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School Leaders as Equity Leaders

Tools to help principals create resource equity in their school buildings

Leadership matters. And in schools, we're learning more and more that great leadership can have an inordinate impact on students. Of all the roles that principals play, organizing school-level resources to accelerate and sustain learning is certainly one of the most important. That role, more than ever, must be done in service of achieving education resource equity.

Education resource equity is when schools, systems, and communities work together to mobilize the right combination of resources that create high-quality learning experiences for all students. This is what is required to ensure that schools unlock every child’s power to live a life of their choosing, regardless of race or family income.

How can school leaders use their people, time, and money to produce equitable outcomes for children?

This toolkit is designed provide resources to help school leaders to understand the connection between leadership, equity, and resource allocation and take action to create resource equity in their buildings.  

What is Resource Equity?

Education Resource Strategies, in partnership with the Education Trust, developed a research-based framework of the 10 dimensions of education resource equity as part of our newly launched Alliance for Resource Equity. These 10 dimensions must be addressed to ensure all students receive the learning experiences they need to be successful No single dimension of education resource equity can unlock every student’s potential. But when dimensions are combined to meet students’ distinct needs, they are a strong foundation for unlocking better, more equitable experiences in school. You can explore those dimensions in full detail in The Education Combination and see the snapshot below.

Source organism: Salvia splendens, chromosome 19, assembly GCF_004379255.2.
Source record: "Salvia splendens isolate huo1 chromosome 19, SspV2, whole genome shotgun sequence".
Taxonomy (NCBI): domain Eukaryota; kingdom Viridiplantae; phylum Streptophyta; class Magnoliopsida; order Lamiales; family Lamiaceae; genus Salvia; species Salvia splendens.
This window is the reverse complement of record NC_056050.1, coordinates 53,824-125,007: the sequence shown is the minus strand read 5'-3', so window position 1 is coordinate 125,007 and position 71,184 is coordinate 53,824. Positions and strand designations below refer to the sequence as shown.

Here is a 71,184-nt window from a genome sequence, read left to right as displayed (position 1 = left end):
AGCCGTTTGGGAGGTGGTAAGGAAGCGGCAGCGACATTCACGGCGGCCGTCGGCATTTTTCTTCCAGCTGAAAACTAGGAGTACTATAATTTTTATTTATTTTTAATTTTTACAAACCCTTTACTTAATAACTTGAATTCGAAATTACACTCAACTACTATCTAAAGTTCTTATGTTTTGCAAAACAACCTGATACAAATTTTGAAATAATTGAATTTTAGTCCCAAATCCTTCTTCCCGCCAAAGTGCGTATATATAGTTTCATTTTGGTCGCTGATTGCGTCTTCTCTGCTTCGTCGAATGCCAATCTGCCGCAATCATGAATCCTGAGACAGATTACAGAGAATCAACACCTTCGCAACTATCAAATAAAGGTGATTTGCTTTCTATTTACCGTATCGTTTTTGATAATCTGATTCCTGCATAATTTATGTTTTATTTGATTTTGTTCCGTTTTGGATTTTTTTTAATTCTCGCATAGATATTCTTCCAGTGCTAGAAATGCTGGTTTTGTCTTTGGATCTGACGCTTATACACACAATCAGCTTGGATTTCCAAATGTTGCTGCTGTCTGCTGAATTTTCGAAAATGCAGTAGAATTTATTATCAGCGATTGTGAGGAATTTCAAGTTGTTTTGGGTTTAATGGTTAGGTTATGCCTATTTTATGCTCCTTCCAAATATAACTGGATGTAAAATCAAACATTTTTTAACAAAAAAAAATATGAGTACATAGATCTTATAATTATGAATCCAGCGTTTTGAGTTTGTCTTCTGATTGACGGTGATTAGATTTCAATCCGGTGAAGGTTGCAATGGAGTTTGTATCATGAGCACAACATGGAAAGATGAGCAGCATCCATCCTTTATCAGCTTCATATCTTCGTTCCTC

This toolkit will primarily focus on five of the 10 dimensions that are most in the locus of control for school leaders: empowering rigorous content, teaching quality and diversity, instructional time and attention, positive and inviting school climate, and student supports and interventions.

The 10 Dimensions of Resource Equity

 

Prioritize the Five Dimensions of Resource Equity in your Locus of Control

To improve equity practices, school leaders need to pay attention, primarily, to five of the 10 Dimensions, shown below, that require an ongoing and concerted effort from school leaders to make them happen successfully.

 

Empowering, Rigorous Content

Schools that accelerate learning for all students are organized to implement empowering, rigorous curriculum and instructional strategies. In these schools, the curriculum is organized over a student’s career to prepare them for college and career, and it’s relevant to the challenges they will face in life. These schools also have assessment tools and routines to measure and compare progress of students so they can support students along the way if they are missing skills or concepts. The resource implications are many and are specific to the curriculum and instructional approach a school takes. For example, a school that organizes a project-based learning curriculum with capstone projects would organize time and hire teachers passionate about this approach. 

MOVE AWAY  from widely varied access to strong curriculum and high expectations.